Boar's head

A System of Heraldry
Alexander Nisbet

Boar's head


Nisbet, Alexander: A System of Heraldry, Speculative and Practical: With the True Art of Blazon; According to the Most Approved Heralds in Europe: Illustrated with Suitable Examples of the Most Considerable Surnames and Families in Scotland, &c. Edinburgh: 1722.


    OF THE BOAR AND HIS PARTS IN ARMORIES

     THE Boar, say the naturalists and heralds, is a champion among other wild beasts, and encounters his enemy with a noble courage; and, in order to battle, he is said to whet and sharp his tusks; Guillim says the same; he betokeneth a man of a bold spirit, skilful and politic in warlike feats, called in Latin, aper, ab asperitate; by the French, sanglier; his posture in armories, is passant and rampant; when his tusks are of a different tincture from his body, they say then, he is armed of such a tincture; the French say defendu; and when his eyes are sparkling and red, allumé; Monsieur Baron in his L'Arte Heraldique, says, "Sanglier est passant ou courant, quelquefois rampant, pour exprimer l'email de ses broches, on dit defendu, et celui de ses yeux, allumé."


     The boar's head, with all nations, is very much used as an armorial figure; and especially in Scotland, by many ancient families of different surnames in different shires through the kingdom.
     I shall begin with the ancient families, in the shire of Berwick, of the surnames of GORDON, NISBET, SWINTON, REDPATH, and DUNSE, so named by their baronies, which lie contiguous in that shire, from which their different surnames were taken; and who all carry three boars' heads of different tinctures; by which it seems that the tradition is probable that they were originally of one stock and gens, and afterwards became the heads of families of different surnames; their antiquity appears in the charters of our ancient Kings, Edgar, Alexander, and David, the sons of Malcolm Canmore, to the church of Durham, and abbacy of Coldingham, where they are not only witnesses, but, by their own deeds and charters, are donors to these churches, which are to be found in the Treasury of Durham, and other repositories and chartularies with us, of whom I shall speak a little separately, and of their armorial bearings.



Nisbet of that Ilk
     NISBET of that Ilk, argent, three boars' heads erased sable; crest, a boar passant of the last; motto, I byde it; as in Plate of Achievements.
    The surname is local (as all our ancient ones) from the lands of Nisbet in the shire of Berwick, which were of an ancient denomination ; for, in the donation of King Edgar, the son of Malcolm Canmore, (in whose reign surnames came first to be hereditary) to the Monks of Dunfermline, to pray for the soul of his father, and for the health of his own, among other lands, he gives those of Nisbet, at least the patronage of that church called East-Nisbet, (of late Elmbank) and the teinds of Nisbet (afterwards called West-Nisbet) where the castle of Nisbet stood, memorable in our histories for the fatal overthrow the English gave, by the assistance of the then rebel the Earl of March, to the flower of the youth of the Lothians.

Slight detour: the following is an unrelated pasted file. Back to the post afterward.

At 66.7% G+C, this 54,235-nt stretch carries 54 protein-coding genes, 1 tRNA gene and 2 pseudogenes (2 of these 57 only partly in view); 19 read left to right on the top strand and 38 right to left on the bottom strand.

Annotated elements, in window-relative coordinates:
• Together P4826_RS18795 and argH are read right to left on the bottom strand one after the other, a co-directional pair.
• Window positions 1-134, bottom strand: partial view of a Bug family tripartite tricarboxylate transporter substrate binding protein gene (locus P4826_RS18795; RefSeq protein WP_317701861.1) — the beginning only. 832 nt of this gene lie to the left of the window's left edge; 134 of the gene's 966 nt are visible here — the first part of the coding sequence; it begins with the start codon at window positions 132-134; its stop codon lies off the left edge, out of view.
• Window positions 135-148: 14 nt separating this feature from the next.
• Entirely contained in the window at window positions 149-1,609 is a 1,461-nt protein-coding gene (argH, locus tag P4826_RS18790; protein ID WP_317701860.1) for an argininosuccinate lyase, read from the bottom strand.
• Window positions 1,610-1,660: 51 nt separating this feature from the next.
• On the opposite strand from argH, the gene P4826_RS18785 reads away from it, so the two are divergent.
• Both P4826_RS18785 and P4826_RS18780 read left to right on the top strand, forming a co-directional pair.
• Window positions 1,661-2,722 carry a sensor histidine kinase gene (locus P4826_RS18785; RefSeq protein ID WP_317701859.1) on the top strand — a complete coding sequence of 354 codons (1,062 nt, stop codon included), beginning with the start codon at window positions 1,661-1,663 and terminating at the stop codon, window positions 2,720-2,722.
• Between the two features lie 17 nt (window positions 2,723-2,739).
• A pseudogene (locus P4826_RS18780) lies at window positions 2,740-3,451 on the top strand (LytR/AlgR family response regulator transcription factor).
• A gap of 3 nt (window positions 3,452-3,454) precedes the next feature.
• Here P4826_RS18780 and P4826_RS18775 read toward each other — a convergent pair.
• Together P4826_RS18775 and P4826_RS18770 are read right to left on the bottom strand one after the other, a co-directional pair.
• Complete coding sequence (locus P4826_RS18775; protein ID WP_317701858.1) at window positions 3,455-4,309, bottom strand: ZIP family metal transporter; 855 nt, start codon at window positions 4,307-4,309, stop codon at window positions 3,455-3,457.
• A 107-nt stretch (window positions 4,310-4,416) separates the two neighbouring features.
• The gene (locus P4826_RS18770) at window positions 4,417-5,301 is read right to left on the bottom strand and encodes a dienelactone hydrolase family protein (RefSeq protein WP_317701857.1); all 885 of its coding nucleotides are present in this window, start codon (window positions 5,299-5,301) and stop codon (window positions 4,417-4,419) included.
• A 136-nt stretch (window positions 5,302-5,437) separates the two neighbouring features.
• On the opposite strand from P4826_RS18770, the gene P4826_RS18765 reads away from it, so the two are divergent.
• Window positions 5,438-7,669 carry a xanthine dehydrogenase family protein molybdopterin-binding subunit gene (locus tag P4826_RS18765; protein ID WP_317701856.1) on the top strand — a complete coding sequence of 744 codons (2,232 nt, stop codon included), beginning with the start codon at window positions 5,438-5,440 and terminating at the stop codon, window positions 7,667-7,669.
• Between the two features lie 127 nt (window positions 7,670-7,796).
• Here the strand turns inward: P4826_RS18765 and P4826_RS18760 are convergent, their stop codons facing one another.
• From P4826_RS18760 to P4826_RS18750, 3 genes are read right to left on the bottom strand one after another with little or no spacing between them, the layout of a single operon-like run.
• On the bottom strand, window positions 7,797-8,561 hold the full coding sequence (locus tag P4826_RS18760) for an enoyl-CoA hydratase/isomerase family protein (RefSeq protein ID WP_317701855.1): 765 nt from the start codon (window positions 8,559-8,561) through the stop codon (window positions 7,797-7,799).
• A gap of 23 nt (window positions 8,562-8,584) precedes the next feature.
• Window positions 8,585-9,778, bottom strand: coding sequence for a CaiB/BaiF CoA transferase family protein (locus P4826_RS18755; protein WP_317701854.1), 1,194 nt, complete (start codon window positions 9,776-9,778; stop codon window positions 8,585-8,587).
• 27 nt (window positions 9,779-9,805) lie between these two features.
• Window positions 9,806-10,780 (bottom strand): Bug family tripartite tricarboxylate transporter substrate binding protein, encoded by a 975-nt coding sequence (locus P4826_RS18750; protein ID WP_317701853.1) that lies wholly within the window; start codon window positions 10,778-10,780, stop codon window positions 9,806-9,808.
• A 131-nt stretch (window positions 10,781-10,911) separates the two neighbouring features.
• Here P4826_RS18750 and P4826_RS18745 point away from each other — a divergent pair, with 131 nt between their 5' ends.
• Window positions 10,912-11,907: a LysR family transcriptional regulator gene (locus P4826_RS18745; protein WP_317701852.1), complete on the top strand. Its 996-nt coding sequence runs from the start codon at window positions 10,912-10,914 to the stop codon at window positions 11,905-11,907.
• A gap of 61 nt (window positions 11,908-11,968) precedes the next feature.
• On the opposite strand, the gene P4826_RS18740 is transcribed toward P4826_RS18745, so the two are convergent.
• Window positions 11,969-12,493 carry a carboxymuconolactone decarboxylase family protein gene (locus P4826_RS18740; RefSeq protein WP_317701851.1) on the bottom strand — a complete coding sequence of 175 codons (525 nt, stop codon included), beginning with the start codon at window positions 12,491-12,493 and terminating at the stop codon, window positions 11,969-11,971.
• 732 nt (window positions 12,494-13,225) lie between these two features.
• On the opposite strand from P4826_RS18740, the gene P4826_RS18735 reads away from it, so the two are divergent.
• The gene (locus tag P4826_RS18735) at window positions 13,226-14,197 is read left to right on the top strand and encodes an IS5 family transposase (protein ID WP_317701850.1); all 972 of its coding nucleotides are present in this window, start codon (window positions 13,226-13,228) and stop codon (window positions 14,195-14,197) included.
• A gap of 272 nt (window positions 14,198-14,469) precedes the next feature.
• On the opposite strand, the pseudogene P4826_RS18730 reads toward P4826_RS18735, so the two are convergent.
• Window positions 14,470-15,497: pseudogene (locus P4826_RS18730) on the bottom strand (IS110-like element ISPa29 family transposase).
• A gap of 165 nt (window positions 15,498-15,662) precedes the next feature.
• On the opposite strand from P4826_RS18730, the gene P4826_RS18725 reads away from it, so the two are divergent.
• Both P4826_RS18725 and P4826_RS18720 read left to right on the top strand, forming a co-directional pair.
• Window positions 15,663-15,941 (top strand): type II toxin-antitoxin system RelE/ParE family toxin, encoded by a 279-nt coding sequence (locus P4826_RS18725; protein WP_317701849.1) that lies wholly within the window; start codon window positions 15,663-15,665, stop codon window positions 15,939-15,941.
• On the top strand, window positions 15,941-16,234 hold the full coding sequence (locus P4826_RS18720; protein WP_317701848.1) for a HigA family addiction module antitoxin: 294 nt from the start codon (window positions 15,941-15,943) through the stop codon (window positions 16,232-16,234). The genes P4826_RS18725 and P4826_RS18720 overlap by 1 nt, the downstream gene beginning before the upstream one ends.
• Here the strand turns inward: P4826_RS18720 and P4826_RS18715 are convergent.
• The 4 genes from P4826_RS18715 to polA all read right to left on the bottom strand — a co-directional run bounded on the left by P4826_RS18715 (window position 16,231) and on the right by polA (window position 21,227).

What I shall say of this ancient and honourable family, in general, is not without documents, which are to be seen among the records of Durham, priory of Coldingham, abbacy of Kelso, and other chartularies; but, from the charter-chest of the family, which, I suppose, is in the custody of the present possessors of these lands, I cannot vouch any thing, having never had access thereto.
     In the reign of King David the I. Philip de Nesbyth is a witness to that king's deed which he made to the religious at Coldingham, for prayers to be said for the health of his soul.
     In the reign of King Malcolm; Patrick Earl, one of the progenitors of the Earls of March and Dunbar, being designed in his charter, Patricius Comes, filius Waldevi Comitis, of the lands of Edrom, cum eius capella & suis pertinentiis, qua ducitur ad villam de Nisbet, to the Monks of Durham, to pray for the souls of King Malcolm, his sons, Edgar, Alexander, and David, kings of Scotland, and for the soul of Earl Henry, and for the health of King Malcolm, as the custom then was; in which charter many witnesses are named, amongst whom are Willielmus de Nesbyth and Alanus de Swyntoun: The same charter is long afterwards confirmed by a charter of King Robert the I. and they are fully narrated, which may be seen in the Collections of the Earl of Haddington in the Lawyers' Library.
     Philip de Nisbet is mentioned in the Bond of Submission given by the Barons of Scotland to King Edward the I. of England, in the year 1296. Prynne's History, page 654; and there James and John Nisbets.
     King Robert the Bruce grants a charter to Adam Nisbet of that Ilk of the lands of Knocklies, faciendo regi servitium unius militis in communi exercitu. This Adam, or another Adam Nisbet of that Ilk, his successor, flourished in the reign of David the II. and made a very good figure in the southern parts, the borders of the kingdom; he is one of the barons mentioned in that deed, whereby Alexander Lindsay of Ormiston makes over his estate to Johanna his daughter, married to Alexander Cockburn, who were the predecessors of the present Adam Cockburn of Ormiston. Adam Nisbet of that Ilk was succeeded by Philip Nisbet, whom I find designed de eodem, in a charter of George de Dumbar Earl of March, to Henry de Ogoul, of the lands of Popille in East-Lothian, of the date 1373, and he again was succeeded by his son Adam, whom I find designed of West-Nisbet in a charter of these lands in the year 1420: It seems it was about that time when East-Nisbet went off with a daughter of the family that was married to Chirnside of that Ilk. The family was afterwards sometimes designed of West-Nisbet, and sometimes of that Ilk; for his grandson and successor is designed Nisbet de eodem, in a charter which he gets from King James the IV. of the lands of Brighamshiels, to himself and his wife, Helen Rutherford, in the year 1506: His successor was Alexander Nisbet of that Ilk, for John Nisbet of Dalziel gives a charter to George Nisbet, son of Alexander Nisbet of that Ilk, of half of the barony of Dalziel, 1513, as in the Public Register.